The Federal Department of Agriculture this week released its latest quarterly Regulatory Performance Report on Australia’s assurance system for live exports.
Two exporters released statements in response to the report which appear in full below. The statements detail their responses to non-compliance issues in Israel which occurred on 20 May 2015 and which were reported by Animals Australia.
The RSPCA also released a statement yesterday describing the report as a ‘litany of failure and horrific treatment of Australian livestock’.
The RSPCA said the report includes incidents in Gaza of ‘cattle being forcibly dragged or made to jump off trucks,’ ‘slaughter without the use of appropriate restraint facilities’, ‘the use of multiple cuts and stabbing or sawing motions’, and ‘animals still conscious several minutes after first cut made’.
RSPCA Australia’s Chief Scientist and Strategy Officer, Dr Bidda Jones, said Australians and the producers who sold their live animals into the export market would be appalled by the details in the report.
“The report details investigations into incidents as far back as February 2014 in Gaza, May 2015 in Israel, June 2015 in Vietnam, and November 2015 in Thailand. The length of time taken to report back to the public, farmers and the industry is totally unsatisfactory,” Dr Jones said.
“Of the many disturbing incidents outlined in the report, the non-compliance events in Thailand and Vietnam reveal that exporters are rushing into these new and yet non-compliant markets.
“ESCAS is supposed to ensure all exported Australian animals are handled and slaughtered according to minimum standards set by the Australian Government. This is obviously not the case.
“There was also a report of 134 cattle which were ‘lost’ by the exporter in Thailand. They turned up in Vietnam.
Dr Jones said the report recorded two critical non-compliances against the exporter Livestock Shipping Services (LSS). ‘Critical’ incidents are the highest form of non-compliance.
“LSS has now racked up three critical, two major and one minor non-compliance, yet not one of these incidents has resulted in a prosecution. What is the point of having a regulatory system if those who abuse it are allowed to continue business as usual?
“This report, and its description of a litany of cruelty to Australian animals, is just the tip of the iceberg.
“Most of these investigations rely entirely on reporting from third parties, including video footage from Animals Australia.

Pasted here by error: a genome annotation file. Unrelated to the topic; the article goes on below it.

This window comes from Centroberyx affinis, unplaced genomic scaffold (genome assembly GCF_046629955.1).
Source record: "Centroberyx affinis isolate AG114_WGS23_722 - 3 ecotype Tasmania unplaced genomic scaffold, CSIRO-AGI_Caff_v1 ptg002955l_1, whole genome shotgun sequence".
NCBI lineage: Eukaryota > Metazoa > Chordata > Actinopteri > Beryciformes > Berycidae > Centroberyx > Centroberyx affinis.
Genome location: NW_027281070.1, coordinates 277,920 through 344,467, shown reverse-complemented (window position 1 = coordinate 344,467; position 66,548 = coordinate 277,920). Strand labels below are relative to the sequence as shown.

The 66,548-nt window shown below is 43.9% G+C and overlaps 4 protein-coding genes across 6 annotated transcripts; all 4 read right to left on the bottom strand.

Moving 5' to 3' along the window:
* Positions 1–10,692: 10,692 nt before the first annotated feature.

One incident investigated in Vietnam resulted from a coincidental visit by Meat and Livestock Australia staff to a local abattoir that was not ESCAS approved.
“It is also very disturbing to read that there is renewed industry interest in reviving the export trade to Gaza, despite multiple confirmed reports of serious animal welfare breaches in that market.
“The report fails to mention that 29 complaints of breaches of live export regulations are still under investigation, dating as far back as December 2014. Many of them involve Australian sheep and cattle being sold outside the supply chain with ‘unknown or potential adverse animal welfare outcomes’. Put simply, this means those animals are being slaughtered inhumanely.
“ESCAS was supposed to ensure Australian animals would be exported into markets overseas where minimum standards could be guaranteed. This report proves that is not the case, and it reveals the ongoing industry and Government failure to enforce animal welfare standards in sovereign countries,” said Dr Jones.
Statement from exporter LSS:
WA based exporter LSS issued the following statement in response to the release of the Government’s latest quarterly live export performance report:
CONTINUED IMPROVEMENT IN ISRAEL SUPPLY CHAIN
Additional training and resources by Livestock Shipping Services (LSS) in ESCAS facilities in Israel is continuing to improve treatment, handling and slaughter of Australian cattle to ESCAS standards, the Managing Director of LSS Mr Ahmad Ghosheh said today.
Mr Ghosheh’s comments come in response to the Department of Agriculture and Water Resources release of the investigation report into the May 2014 non-compliance complaint at an abattoir facility in Israel.
“As soon as I became aware of the problems at the facility, I took swift action and with my staff, worked with the Department, the other exporter to the market and the owner of the abattoir to undertake necessary immediate changes on the slaughter floor to stop any handling and slaughter practices that did not meet the required standards.
“This was despite concerns that the cattle in question may not have been of Australian origin,” Mr Ghosheh said.
“We worked with the owner and operator of the facility to deal with and ensure that handling and slaughter of cattle were corrected as quickly as was practicable.
The actions taken at the abattoir included:
- Immediately suspending several employees at the facility found to be acting not in accordance with standard operating procedures and operations